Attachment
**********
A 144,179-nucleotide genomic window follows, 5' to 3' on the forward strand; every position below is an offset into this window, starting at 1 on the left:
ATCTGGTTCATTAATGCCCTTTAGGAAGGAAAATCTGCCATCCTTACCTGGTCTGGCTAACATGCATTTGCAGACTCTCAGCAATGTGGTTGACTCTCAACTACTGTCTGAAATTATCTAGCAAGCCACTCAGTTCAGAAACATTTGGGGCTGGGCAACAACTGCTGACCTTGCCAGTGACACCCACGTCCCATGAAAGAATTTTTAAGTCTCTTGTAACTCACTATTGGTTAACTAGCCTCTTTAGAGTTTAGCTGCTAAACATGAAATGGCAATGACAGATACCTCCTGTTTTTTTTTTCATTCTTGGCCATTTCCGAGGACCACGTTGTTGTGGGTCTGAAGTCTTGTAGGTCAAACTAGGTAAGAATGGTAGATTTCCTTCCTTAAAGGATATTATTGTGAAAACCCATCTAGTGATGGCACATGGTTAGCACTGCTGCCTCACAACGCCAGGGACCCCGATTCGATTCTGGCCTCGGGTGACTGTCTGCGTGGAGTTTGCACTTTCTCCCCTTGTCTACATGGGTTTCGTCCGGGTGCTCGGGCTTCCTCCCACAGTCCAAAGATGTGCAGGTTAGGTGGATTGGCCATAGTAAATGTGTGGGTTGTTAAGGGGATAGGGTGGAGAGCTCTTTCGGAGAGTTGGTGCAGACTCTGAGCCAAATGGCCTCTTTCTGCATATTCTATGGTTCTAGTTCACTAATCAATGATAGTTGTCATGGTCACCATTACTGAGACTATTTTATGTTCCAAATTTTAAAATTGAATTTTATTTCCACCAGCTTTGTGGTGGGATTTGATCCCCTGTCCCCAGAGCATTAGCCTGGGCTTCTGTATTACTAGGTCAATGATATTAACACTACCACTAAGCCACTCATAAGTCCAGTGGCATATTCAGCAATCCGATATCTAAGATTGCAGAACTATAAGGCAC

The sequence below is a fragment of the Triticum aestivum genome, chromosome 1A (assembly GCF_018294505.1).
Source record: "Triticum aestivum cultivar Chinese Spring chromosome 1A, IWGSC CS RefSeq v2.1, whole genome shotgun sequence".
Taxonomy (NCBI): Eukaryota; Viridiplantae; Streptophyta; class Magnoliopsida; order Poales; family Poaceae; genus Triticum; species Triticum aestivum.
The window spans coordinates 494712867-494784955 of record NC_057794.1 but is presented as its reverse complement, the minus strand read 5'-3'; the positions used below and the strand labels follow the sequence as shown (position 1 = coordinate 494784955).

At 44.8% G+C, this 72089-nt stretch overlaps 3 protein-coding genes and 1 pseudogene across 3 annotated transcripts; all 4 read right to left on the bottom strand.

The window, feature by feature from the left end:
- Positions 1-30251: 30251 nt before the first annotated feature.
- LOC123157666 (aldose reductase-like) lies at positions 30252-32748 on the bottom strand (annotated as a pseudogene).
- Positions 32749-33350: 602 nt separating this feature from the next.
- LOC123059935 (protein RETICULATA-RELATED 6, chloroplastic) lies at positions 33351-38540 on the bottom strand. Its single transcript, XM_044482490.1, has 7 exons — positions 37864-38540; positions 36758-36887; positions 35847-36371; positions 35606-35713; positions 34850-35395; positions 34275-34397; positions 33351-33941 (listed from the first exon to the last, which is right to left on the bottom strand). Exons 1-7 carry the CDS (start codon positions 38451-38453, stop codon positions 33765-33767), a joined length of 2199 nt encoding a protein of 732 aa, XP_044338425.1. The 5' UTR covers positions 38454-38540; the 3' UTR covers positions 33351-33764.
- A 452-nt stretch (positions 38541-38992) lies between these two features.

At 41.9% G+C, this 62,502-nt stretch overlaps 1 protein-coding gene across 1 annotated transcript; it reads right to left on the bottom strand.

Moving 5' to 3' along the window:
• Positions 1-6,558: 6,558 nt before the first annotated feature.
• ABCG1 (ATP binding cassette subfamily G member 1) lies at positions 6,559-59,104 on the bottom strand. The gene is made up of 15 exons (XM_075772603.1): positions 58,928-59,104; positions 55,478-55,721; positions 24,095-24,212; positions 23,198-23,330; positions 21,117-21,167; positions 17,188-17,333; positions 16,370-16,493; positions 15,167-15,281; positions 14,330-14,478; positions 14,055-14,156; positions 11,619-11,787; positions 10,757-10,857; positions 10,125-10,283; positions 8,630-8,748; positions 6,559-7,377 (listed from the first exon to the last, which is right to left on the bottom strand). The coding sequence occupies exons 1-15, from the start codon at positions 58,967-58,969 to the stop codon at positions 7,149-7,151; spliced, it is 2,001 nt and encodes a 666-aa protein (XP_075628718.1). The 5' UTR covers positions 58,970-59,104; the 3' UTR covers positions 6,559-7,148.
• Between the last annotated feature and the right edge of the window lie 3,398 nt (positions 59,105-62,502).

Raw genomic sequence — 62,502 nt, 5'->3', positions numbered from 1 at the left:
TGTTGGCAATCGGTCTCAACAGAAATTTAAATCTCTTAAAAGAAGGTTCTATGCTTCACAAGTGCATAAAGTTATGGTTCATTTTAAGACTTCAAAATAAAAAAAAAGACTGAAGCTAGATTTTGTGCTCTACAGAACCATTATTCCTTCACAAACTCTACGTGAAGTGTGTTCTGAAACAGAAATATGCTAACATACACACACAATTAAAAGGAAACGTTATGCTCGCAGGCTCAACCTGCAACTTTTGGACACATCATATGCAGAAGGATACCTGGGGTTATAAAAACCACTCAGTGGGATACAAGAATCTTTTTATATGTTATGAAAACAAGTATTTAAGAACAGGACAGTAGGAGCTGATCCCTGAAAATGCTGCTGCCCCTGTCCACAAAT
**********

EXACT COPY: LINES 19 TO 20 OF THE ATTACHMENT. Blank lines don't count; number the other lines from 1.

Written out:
Raw genomic sequence — 62,502 nt, 5'->3', positions numbered from 1 at the left:
TGTTGGCAATCGGTCTCAACAGAAATTTAAATCTCTTAAAAGAAGGTTCTATGCTTCACAAGTGCATAAAGTTATGGTTCATTTTAAGACTTCAAAATAAAAAAAAAGACTGAAGCTAGATTTTGTGCTCTACAGAACCATTATTCCTTCACAAACTCTACGTGAAGTGTGTTCTGAAACAGAAATATGCTAACATACACACACAATTAAAAGGAAACGTTATGCTCGCAGGCTCAACCTGCAACTTTTGGACACATCATATGCAGAAGGATACCTGGGGTTATAAAAACCACTCAGTGGGATACAAGAATCTTTTTATATGTTATGAAAACAAGTATTTAAGAACAGGACAGTAGGAGCTGATCCCTGAAAATGCTGCTGCCCCTGTCCACAAAT